Finally, service templates need to be created in XML for each device type. In NSO, the service templates are required to translate the service logic into final device configuration through CLI NED. The NSO can also directly use the device YANG models using NETCONF for device configuration. These service templates enable NSO to operate in a multi-vendor environment.
Metro Fabric Supported Service Models
Metro Fabric 1.5 supports the following NSO service models for provisioning both hierarchical and flat services across the fabric. All NSO service modules in 1.5 utilize the IOS-XR and IOS-XE CLI NEDs for configuration.
Figure 33: Automation – Flat Service Models
Transport and Services Integration
Section: “Transport - Design” described how Segment Routing provides flexible End-To-End and Any-To-Any Highly-Available transport together with Fast Re-Route. A converged BGP Control Plane provides a scalable and flexible solution also at the services layer.
Figure 35 shows a consolidated view of the Compass Metro Fabric network from a Control-Plane standpoint. Note that while network operators could use both PCEP and BGR-SRTE at the same time, it is not typical.
Figure 35: Compass Metro Fabric – Control-Plane
As mentioned, service provisioning is independent of the transport layer. However, transport is responsible for providing the path based on service requirements (SLA). The component that enables such integration is On-Demand Next Hop (ODN). ODN is the capability of requesting to a controller a path that satisfies specific constraints (such as low latency). This is achieved by associating an SLA tag/attribute to the path request. Upon receiving the request, the SR-PCE controller calculates the path based on the requested SLA and use PCEP or BGP-SRTE to dynamically program the Service End Point with a specific SRTE Policy.
The Compass Metro Fabric design also use MPLS Performance Management to monitor link delay/jitter/drop (RFC6374) to be able to create a Low Latency topology dynamically.
Figure 36 shows a consolidated view of Compass Metro Fabric network from a Data Plane standpoint.
Figure 36: Compass Metro Fabric – Data-Plane
The Compass Metro Fabric Design – Phase 1
Transport - Phase 1
This section describes in detail Phase 1 of the Compass Metro Fabric design. This Phase focuses on transport programmability and BGP-based services adoption.
Figure 35 and Figure 36 show the network topology and transport Data Plane details for Phase 1. Refer also to the Access domain extension use case in Section: “Use Cases”.
The network is split into Access and Core IGP domains. Each IGP domain is represented by separate IGP processes. The Compass Metro Fabric design uses ISIS IGP protocol for validation.
Validation will be done on two types of access platforms, IOS-XR and IOS-XE, to prove interoperability.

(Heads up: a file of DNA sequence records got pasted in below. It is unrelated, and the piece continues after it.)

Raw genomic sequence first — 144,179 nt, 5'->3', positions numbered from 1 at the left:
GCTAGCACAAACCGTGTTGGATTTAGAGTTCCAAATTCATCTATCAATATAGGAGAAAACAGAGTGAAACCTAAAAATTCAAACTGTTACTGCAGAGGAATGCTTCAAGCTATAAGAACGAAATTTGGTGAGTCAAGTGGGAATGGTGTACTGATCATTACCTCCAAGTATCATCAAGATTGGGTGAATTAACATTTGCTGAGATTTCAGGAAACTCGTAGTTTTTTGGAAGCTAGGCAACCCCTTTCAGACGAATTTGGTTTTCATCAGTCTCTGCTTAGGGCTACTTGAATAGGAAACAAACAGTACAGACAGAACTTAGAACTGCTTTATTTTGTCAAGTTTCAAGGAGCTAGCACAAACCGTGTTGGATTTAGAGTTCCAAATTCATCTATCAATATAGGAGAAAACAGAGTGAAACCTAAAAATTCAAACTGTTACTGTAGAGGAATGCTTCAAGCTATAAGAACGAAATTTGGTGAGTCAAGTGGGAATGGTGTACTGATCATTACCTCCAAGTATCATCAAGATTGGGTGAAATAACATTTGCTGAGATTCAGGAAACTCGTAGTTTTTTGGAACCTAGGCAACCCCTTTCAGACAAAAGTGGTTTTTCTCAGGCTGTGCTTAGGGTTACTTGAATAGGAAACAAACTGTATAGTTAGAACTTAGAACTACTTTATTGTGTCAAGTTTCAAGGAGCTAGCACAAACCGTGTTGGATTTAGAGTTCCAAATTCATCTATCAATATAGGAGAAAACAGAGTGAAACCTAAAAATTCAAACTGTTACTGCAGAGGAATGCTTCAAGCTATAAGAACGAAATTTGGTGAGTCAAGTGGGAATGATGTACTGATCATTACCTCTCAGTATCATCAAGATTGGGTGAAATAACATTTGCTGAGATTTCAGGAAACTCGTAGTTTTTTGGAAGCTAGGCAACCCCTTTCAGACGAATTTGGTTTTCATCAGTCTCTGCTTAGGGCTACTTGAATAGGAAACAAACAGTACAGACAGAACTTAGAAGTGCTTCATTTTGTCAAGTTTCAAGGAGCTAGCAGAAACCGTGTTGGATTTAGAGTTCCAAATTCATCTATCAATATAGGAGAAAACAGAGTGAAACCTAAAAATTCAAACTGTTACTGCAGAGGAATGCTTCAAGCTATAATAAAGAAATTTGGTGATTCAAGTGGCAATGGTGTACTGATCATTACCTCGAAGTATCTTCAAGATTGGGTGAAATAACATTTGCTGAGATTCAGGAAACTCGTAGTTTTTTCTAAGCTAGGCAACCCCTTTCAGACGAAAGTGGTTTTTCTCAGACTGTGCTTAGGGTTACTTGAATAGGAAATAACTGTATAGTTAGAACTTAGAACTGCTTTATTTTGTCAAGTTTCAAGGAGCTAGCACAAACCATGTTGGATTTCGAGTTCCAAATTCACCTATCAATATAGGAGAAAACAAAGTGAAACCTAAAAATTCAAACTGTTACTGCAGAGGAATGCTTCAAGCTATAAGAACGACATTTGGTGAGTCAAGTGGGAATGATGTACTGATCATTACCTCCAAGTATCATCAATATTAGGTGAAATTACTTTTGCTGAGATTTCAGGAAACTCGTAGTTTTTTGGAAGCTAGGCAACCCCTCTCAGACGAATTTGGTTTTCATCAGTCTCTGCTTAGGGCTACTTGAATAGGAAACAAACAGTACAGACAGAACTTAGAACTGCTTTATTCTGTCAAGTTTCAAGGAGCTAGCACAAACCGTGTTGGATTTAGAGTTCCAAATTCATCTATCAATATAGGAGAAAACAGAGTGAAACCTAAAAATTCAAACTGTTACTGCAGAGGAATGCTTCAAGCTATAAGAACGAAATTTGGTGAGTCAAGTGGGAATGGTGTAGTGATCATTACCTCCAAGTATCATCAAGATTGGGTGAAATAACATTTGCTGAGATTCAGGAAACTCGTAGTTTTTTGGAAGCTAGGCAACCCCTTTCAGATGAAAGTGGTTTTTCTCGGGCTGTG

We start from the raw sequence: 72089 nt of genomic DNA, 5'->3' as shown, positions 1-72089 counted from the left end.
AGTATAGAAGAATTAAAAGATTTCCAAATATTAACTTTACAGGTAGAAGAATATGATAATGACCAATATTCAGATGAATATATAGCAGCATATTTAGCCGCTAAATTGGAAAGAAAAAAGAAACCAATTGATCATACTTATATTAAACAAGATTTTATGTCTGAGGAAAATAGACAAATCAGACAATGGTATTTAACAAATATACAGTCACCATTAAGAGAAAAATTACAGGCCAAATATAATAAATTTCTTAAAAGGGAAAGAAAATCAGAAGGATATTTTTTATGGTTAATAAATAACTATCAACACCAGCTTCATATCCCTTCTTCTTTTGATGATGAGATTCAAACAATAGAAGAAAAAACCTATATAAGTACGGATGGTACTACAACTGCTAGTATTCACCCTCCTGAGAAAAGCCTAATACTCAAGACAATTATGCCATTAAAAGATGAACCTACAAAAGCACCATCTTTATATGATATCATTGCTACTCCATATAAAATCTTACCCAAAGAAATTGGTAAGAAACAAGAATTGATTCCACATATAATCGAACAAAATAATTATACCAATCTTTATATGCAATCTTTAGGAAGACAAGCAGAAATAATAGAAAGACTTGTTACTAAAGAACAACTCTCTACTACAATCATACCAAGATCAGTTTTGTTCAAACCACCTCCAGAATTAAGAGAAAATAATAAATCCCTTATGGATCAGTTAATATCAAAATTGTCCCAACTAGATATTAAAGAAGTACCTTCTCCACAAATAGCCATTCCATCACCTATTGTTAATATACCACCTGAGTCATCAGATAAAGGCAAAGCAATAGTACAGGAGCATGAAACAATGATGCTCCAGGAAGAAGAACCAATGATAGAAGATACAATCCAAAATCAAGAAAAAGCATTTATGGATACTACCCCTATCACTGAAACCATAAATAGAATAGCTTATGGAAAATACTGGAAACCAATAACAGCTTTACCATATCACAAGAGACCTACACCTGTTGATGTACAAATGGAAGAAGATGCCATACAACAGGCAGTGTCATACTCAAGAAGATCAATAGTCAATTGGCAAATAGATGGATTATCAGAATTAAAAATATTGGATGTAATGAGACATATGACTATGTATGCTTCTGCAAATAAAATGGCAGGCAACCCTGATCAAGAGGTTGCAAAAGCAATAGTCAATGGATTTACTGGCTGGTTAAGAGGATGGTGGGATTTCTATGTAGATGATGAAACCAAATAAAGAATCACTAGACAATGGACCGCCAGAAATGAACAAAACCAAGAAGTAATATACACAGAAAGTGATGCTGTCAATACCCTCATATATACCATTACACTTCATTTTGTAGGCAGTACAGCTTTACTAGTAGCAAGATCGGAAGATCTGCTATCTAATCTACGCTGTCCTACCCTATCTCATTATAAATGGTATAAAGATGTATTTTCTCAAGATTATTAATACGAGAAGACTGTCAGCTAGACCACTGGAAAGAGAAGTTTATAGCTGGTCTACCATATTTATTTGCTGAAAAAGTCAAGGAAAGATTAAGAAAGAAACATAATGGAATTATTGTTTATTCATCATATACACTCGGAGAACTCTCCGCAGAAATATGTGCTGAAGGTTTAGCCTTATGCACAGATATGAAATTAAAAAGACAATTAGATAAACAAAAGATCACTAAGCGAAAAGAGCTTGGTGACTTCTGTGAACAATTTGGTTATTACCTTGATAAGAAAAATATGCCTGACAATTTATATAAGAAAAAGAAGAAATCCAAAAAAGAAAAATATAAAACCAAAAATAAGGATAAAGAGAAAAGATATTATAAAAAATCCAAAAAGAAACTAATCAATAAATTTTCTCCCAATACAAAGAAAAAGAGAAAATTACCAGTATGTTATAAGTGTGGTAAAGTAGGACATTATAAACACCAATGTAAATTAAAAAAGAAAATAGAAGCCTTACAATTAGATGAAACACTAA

Figure 37: Access Domain Extension – End-To-End Transport
For the End-To-End LSP shown in Figure 35, the Access Router imposes 3 transport labels (SID-list) An additional label, the TI-LFA label, can be also added for FRR (node and link protection). In the Core and in the remote Access IGP Domain, 2 additional TI-LFA labels can be used for FRR (node and link protection). In Phase 1 PE ABRs are represented by Prefix-SID. Refer also to Section: “Transport Programmability - Phase 1”.
Figure 38: Access Domain Extension – Hierarchical Transport
Figure 38 shows how the Access Router imposes a single transport label to reach local PE ABRs, where the hierarchical service is terminated. Similarly, in the Core and in the remote Access IGP domain, the transport LSP is contained within the same IGP domain (Intra-Domain LSP). Routers in each IGP domain can also impose two additional TI-LFA labels for FRR (to provide node and link protection).
In the Hierarchical transport use case, PE ABRs are represented by Anycast-SID or Prefix-SID. Depending on the type of service, Anycast-SID or Prefix-SID is used for the transport LSP.
Transport Programmability – Phase 1
The Compass Metro Fabric employs a distributed and highly available SR-PCE design as described in Section: “Transport Programmability”. Transport programmability is based on PCEP. Figure 39 shows the design when SR-PCE uses PCEP.
Figure 39: SR-PCE – PCEP
SR-PCE in the Access domain is responsible for Inter-Domain LSPs and provides the SID-list. PE ABRs are represented by Prefix-SID.
SR-PCE in the Core domain is responsible for On-Demand Nexthop (ODN) for hierarchical services. Refer to the table in Figure 41 to see what services use ODN. Refer to Section: “Transport Controller - Path Computation Engine (PCE)” to see more details about XR Transport Controller (SR-PCE). Note that Phase 1 uses the “Delegated Computation to SR-PCE” mode described in Section: “Path Computation Engine - Workflow” without WAE as shown in Figure 38.